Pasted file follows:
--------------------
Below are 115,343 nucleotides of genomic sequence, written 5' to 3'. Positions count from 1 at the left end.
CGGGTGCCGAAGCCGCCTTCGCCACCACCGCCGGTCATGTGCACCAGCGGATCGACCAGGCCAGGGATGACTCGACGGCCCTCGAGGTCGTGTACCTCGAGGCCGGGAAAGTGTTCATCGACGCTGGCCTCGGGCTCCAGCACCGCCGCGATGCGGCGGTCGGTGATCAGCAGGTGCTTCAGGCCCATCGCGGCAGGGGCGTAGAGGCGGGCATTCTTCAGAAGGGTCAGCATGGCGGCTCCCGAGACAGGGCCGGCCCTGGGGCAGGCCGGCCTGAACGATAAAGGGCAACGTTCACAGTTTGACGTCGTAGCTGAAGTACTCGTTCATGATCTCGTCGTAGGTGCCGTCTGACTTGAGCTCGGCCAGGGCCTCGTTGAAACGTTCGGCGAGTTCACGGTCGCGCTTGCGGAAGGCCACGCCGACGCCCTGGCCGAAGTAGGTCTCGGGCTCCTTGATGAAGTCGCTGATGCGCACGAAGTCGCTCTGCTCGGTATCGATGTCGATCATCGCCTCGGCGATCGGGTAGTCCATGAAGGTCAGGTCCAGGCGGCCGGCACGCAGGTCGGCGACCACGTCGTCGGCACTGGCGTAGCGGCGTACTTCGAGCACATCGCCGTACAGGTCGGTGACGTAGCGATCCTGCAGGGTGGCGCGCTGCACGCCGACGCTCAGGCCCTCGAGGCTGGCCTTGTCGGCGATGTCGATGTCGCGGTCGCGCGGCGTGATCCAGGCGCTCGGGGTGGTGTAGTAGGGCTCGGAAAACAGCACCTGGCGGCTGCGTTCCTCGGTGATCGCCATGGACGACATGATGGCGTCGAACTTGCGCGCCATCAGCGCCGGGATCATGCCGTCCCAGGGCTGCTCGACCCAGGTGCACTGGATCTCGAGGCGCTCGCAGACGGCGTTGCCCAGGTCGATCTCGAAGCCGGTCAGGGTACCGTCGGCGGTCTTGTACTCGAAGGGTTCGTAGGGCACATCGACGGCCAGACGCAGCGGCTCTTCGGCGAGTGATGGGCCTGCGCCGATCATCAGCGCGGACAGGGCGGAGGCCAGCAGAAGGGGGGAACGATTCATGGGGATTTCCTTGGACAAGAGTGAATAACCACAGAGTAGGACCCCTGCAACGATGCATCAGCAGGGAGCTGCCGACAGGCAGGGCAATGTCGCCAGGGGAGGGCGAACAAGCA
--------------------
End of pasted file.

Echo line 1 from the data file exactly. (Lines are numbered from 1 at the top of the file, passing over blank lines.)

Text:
Below are 115,343 nucleotides of genomic sequence, written 5' to 3'. Positions count from 1 at the left end.